Evidence-based strategies for Deaf, deaf and hard of hearing

Evidence-based strategies are those that have been evaluated by researchers within school settings, and found to be effective.

Consider adjustments to teaching style

Communicate in different ways

Consider including visual methods of communication, such as posters, role plays, captioned videos, storyboards, and classroom schedules.

Consider using a role model

Deaf, deaf and hard of hearing students who communicate via sign language may benefit from having a language role model who they can learn from and communicate with in the classroom. It may be helpful to work with an interpreter or learn some key Auslan signs.

Check you have the student's attention

When giving instructions or communicating with the student, maintain eye contact and check that the student can see your face and mouth.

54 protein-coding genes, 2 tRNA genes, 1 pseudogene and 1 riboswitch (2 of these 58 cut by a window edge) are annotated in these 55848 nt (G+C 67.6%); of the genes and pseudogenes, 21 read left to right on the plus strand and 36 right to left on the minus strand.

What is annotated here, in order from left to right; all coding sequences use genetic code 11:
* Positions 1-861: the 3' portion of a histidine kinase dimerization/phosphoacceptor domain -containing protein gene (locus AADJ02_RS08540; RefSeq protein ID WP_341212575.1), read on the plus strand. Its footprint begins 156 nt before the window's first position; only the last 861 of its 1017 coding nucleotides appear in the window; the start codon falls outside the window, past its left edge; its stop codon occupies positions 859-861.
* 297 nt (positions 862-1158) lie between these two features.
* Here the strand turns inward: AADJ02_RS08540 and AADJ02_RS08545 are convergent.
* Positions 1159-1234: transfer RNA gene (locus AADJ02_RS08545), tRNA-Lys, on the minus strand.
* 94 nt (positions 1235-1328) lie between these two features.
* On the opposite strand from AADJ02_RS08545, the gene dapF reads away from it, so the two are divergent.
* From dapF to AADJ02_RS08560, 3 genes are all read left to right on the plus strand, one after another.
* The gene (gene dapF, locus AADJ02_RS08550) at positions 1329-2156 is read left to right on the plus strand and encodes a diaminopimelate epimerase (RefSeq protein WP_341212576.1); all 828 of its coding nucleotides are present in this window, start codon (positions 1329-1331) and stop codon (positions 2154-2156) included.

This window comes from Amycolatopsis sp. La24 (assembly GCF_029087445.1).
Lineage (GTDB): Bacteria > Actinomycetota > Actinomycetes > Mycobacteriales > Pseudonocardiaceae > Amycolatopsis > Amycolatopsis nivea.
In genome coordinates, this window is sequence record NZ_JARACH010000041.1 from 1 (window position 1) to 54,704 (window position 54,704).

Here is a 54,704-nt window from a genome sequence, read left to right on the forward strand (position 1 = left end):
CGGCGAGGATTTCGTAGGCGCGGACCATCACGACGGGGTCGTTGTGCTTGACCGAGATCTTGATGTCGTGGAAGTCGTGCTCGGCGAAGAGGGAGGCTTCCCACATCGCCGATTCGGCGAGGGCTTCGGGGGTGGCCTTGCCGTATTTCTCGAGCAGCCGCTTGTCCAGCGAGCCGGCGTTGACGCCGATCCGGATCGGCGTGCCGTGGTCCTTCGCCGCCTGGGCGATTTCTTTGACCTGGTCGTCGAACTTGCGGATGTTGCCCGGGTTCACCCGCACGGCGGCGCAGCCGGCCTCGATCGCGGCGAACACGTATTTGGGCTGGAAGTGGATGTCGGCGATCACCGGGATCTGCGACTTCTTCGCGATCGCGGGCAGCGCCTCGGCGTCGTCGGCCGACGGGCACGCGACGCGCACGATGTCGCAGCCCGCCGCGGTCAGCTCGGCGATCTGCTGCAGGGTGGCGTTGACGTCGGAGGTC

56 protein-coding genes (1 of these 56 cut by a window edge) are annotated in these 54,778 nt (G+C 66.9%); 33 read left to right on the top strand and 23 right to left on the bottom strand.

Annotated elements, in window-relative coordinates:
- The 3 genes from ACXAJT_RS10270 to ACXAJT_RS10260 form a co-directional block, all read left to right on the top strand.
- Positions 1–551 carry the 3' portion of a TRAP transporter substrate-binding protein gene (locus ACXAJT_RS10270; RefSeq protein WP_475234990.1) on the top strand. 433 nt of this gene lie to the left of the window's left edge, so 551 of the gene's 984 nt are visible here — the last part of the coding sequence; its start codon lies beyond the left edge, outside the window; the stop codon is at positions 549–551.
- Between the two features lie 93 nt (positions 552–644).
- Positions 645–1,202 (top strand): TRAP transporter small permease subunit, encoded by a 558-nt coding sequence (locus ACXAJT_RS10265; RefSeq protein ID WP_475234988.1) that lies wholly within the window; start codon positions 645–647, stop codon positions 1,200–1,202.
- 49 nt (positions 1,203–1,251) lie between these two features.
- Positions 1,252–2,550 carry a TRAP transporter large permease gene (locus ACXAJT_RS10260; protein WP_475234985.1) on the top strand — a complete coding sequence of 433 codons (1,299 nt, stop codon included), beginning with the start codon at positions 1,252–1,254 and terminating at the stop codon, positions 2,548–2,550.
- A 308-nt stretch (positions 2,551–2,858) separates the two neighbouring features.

Allow more time to communicate

Some students may need more time to process information, especially if lip reading is involved, and answer questions (for example, via the use of sign language, picture, or gestures).

Make adjustments to activities and equipment

Allow the student to use technology or assistive devices

Deaf, deaf and hard of hearing students may have different ways of communicating. Some might use assistive technologies such as hearing aids and cochlear implants, and may communicate using tablets, pictures, or gestures. Consider how you can incorporate these into classroom activities.

Maximise technology

Some students may have communication aids to assist with participation in the classroom. For example, a transmitter and microphone may be needed so students can pick up verbal communication. Encourage students to use technology that best supports them.

Provide plenty of opportunities for peer interaction

Consider providing small group work, buddies, and role playing. It may be helpful to teach hearing students how to best communicate with their Deaf, deaf and hard of hearing peers. This could involve teaching key Auslan signs to the classroom.